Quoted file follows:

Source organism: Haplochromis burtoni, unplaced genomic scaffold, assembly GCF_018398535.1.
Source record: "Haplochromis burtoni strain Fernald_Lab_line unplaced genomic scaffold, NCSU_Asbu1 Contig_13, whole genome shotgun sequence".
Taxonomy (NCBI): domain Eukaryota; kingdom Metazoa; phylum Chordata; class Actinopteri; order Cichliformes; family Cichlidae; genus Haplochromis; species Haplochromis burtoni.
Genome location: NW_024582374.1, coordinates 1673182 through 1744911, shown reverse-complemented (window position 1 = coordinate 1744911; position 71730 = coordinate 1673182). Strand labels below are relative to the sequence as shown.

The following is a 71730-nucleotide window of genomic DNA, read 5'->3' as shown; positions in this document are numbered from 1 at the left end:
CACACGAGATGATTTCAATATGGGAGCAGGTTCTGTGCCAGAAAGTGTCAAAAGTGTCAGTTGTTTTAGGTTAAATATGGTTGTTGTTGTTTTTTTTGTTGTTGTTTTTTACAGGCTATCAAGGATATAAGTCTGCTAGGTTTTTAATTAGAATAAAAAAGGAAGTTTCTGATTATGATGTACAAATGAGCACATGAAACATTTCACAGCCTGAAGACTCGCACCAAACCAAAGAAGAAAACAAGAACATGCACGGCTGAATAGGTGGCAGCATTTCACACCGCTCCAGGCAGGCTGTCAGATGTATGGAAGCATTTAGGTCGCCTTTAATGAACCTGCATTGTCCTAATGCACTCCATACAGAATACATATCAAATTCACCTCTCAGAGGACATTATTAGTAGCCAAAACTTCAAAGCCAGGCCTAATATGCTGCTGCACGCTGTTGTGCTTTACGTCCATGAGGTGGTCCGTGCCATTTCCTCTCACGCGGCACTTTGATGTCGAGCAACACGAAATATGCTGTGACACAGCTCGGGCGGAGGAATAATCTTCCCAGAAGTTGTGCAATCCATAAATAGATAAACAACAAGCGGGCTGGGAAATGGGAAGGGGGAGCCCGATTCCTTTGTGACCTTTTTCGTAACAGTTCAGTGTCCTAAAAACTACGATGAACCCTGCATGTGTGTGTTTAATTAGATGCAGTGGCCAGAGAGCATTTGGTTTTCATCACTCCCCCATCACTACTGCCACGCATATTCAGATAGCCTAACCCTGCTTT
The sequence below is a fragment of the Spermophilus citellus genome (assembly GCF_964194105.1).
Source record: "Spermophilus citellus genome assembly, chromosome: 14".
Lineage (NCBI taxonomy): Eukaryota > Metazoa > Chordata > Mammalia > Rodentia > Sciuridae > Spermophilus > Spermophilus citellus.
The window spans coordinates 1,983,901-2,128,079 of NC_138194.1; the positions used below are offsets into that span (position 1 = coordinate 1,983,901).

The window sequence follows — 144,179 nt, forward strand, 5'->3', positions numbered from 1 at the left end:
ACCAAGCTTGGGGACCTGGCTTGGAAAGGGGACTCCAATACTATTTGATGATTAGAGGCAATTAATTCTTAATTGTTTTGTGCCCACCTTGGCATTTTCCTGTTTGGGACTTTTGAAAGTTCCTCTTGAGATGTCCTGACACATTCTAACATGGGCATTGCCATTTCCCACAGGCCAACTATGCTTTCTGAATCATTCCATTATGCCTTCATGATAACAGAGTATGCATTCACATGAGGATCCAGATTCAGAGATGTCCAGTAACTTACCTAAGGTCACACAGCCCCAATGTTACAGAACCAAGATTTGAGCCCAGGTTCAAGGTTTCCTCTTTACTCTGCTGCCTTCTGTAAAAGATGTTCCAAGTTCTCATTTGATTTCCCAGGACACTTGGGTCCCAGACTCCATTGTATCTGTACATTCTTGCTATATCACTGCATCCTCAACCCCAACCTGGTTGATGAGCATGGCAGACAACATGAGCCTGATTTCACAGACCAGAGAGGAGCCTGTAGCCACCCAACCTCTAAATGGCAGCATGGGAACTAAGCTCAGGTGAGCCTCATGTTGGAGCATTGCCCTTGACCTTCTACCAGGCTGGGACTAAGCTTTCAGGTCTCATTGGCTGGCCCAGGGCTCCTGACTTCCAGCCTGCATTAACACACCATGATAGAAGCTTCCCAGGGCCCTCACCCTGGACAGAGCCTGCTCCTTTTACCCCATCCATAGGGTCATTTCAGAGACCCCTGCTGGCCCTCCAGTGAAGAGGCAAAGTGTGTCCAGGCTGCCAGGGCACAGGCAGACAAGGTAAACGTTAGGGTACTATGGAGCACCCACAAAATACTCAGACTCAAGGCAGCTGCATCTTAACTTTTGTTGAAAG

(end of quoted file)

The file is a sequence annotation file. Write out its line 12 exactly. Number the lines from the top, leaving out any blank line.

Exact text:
ACCAAGCTTGGGGACCTGGCTTGGAAAGGGGACTCCAATACTATTTGATGATTAGAGGCAATTAATTCTTAATTGTTTTGTGCCCACCTTGGCATTTTCCTGTTTGGGACTTTTGAAAGTTCCTCTTGAGATGTCCTGACACATTCTAACATGGGCATTGCCATTTCCCACAGGCCAACTATGCTTTCTGAATCATTCCATTATGCCTTCATGATAACAGAGTATGCATTCACATGAGGATCCAGATTCAGAGATGTCCAGTAACTTACCTAAGGTCACACAGCCCCAATGTTACAGAACCAAGATTTGAGCCCAGGTTCAAGGTTTCCTCTTTACTCTGCTGCCTTCTGTAAAAGATGTTCCAAGTTCTCATTTGATTTCCCAGGACACTTGGGTCCCAGACTCCATTGTATCTGTACATTCTTGCTATATCACTGCATCCTCAACCCCAACCTGGTTGATGAGCATGGCAGACAACATGAGCCTGATTTCACAGACCAGAGAGGAGCCTGTAGCCACCCAACCTCTAAATGGCAGCATGGGAACTAAGCTCAGGTGAGCCTCATGTTGGAGCATTGCCCTTGACCTTCTACCAGGCTGGGACTAAGCTTTCAGGTCTCATTGGCTGGCCCAGGGCTCCTGACTTCCAGCCTGCATTAACACACCATGATAGAAGCTTCCCAGGGCCCTCACCCTGGACAGAGCCTGCTCCTTTTACCCCATCCATAGGGTCATTTCAGAGACCCCTGCTGGCCCTCCAGTGAAGAGGCAAAGTGTGTCCAGGCTGCCAGGGCACAGGCAGACAAGGTAAACGTTAGGGTACTATGGAGCACCCACAAAATACTCAGACTCAAGGCAGCTGCATCTTAACTTTTGTTGAAAG